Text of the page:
I walk over dried worms, the day after rain, and wonder if their lives (defined by these last moments) were courageous or moronic. I wonder if I am the splinter or the lion—and who would be the splinter? Doesn't someone have to be?
I crawl on my hands and knees to find the river. Trees grow from its overflow. There has been too much rain this week. There has been too much rain this week. Where are the silver linings—the tree in front of me grows proudly as the water laps around its thighs. Ah, I muse, I think I understand the splinter.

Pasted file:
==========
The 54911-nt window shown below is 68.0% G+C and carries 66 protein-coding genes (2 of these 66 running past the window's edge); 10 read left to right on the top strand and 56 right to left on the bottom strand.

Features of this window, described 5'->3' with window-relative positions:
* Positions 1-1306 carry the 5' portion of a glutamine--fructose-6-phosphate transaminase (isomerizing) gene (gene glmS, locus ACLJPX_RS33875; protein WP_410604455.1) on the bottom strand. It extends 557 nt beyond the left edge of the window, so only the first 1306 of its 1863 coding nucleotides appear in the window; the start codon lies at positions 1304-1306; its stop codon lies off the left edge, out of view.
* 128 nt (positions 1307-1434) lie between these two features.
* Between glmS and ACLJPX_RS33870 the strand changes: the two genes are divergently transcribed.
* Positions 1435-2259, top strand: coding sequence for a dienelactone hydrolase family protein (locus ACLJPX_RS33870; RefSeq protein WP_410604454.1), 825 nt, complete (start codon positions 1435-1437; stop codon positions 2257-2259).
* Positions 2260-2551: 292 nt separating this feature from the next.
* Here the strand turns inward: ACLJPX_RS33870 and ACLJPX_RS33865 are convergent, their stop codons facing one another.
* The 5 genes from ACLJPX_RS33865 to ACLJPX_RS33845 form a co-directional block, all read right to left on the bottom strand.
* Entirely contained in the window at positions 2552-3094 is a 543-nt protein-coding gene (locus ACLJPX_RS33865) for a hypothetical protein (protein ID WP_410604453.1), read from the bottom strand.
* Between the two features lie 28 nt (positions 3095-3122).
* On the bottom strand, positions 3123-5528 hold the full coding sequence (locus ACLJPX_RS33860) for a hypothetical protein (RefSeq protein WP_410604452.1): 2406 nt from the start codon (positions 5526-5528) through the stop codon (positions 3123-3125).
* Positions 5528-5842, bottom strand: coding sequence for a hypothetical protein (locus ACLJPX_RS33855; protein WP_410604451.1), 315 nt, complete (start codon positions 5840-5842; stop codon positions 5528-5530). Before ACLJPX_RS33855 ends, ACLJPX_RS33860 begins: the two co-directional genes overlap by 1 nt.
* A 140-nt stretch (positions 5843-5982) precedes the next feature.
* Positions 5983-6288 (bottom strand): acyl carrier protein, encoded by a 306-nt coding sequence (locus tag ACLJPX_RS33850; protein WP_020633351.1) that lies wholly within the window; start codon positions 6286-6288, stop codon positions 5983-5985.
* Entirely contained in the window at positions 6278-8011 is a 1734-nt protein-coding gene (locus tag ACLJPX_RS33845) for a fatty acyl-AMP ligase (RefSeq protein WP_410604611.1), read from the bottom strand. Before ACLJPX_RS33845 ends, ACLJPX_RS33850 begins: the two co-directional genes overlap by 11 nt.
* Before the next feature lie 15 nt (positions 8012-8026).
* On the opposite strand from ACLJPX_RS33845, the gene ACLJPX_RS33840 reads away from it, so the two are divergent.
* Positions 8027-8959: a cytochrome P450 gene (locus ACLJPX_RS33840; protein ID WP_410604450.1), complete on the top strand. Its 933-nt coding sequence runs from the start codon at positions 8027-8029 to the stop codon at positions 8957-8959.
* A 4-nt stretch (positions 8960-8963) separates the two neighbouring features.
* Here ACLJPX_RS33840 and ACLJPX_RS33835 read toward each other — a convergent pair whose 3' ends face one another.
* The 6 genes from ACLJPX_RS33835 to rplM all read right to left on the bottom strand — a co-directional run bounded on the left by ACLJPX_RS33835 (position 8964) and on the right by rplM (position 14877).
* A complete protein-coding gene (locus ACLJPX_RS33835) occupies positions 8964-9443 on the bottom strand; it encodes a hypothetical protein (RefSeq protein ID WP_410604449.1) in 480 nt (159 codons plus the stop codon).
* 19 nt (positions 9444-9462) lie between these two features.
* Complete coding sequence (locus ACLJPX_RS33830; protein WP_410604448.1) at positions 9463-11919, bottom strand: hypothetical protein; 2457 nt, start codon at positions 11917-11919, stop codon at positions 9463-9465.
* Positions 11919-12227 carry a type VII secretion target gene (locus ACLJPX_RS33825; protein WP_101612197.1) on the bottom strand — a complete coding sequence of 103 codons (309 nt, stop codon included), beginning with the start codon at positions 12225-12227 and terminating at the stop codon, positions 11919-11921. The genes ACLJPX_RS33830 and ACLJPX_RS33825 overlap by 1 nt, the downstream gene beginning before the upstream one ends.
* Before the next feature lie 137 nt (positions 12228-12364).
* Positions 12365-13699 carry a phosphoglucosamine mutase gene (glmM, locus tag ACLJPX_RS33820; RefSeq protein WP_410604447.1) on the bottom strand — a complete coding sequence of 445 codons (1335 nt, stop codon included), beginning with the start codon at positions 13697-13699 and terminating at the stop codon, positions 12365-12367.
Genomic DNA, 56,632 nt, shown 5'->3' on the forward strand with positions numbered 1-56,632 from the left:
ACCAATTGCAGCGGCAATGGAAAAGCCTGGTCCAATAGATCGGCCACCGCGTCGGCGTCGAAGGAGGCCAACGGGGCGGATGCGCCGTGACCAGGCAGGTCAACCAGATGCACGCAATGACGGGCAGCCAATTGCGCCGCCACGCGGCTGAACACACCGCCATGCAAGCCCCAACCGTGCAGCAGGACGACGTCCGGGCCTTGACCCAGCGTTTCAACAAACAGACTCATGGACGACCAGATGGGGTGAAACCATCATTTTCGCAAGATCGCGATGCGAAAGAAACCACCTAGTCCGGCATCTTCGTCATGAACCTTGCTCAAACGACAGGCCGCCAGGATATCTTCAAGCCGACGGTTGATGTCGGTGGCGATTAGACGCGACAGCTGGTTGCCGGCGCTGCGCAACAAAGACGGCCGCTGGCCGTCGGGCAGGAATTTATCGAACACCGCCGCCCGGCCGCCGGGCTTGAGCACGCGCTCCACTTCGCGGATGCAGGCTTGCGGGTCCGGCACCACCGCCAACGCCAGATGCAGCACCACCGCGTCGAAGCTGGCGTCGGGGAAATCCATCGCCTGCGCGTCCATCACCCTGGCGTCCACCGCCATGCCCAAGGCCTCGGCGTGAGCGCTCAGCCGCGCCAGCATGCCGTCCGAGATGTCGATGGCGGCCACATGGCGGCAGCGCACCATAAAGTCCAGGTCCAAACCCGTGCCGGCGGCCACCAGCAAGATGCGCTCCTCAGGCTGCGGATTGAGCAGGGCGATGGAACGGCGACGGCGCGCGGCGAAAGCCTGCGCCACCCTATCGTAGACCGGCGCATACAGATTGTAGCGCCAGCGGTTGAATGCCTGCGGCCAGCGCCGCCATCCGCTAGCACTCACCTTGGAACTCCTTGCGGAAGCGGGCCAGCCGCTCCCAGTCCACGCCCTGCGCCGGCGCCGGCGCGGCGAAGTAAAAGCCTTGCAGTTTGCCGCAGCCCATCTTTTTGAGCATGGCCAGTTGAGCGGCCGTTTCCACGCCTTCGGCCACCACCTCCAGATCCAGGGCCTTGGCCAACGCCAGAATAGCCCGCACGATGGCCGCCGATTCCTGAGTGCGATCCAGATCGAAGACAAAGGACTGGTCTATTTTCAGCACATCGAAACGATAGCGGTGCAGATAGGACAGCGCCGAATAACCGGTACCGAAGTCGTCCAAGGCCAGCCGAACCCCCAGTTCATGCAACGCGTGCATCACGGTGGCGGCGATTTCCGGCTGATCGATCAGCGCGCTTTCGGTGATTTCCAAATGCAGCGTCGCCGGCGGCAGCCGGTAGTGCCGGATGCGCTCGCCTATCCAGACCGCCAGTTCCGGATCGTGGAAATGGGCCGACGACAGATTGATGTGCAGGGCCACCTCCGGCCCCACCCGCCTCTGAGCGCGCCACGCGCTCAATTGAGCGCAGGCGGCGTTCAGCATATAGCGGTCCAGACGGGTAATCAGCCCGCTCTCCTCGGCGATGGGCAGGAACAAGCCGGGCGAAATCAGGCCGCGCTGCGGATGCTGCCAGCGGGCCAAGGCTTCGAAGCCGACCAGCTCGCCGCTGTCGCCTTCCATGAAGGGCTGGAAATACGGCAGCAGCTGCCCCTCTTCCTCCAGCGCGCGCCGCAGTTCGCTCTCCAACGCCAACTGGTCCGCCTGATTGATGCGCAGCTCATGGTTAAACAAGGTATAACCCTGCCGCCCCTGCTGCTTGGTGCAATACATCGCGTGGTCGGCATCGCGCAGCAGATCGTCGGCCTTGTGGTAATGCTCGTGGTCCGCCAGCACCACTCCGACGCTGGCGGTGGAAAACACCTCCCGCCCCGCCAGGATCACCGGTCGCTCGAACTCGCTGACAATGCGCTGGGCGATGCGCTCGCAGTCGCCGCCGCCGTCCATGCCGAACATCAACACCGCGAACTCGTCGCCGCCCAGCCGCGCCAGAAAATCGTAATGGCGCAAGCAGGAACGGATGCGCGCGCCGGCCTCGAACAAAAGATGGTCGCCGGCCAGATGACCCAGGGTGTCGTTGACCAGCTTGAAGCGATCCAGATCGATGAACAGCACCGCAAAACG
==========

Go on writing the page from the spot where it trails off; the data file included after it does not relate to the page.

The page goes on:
Two trains come by. Two trains thunder through this railroad town, and they whisk the chocolate dirt. The earthquakes scare the geese. They blow by like dried leaves, and there, there is the sound of the river. Here [in the stillness] is the display of hope.
I cry in front of the river, longing to sing alongside chickadees—I do not know enough happy songs. I cough with the crows, instead: I do not know enough ha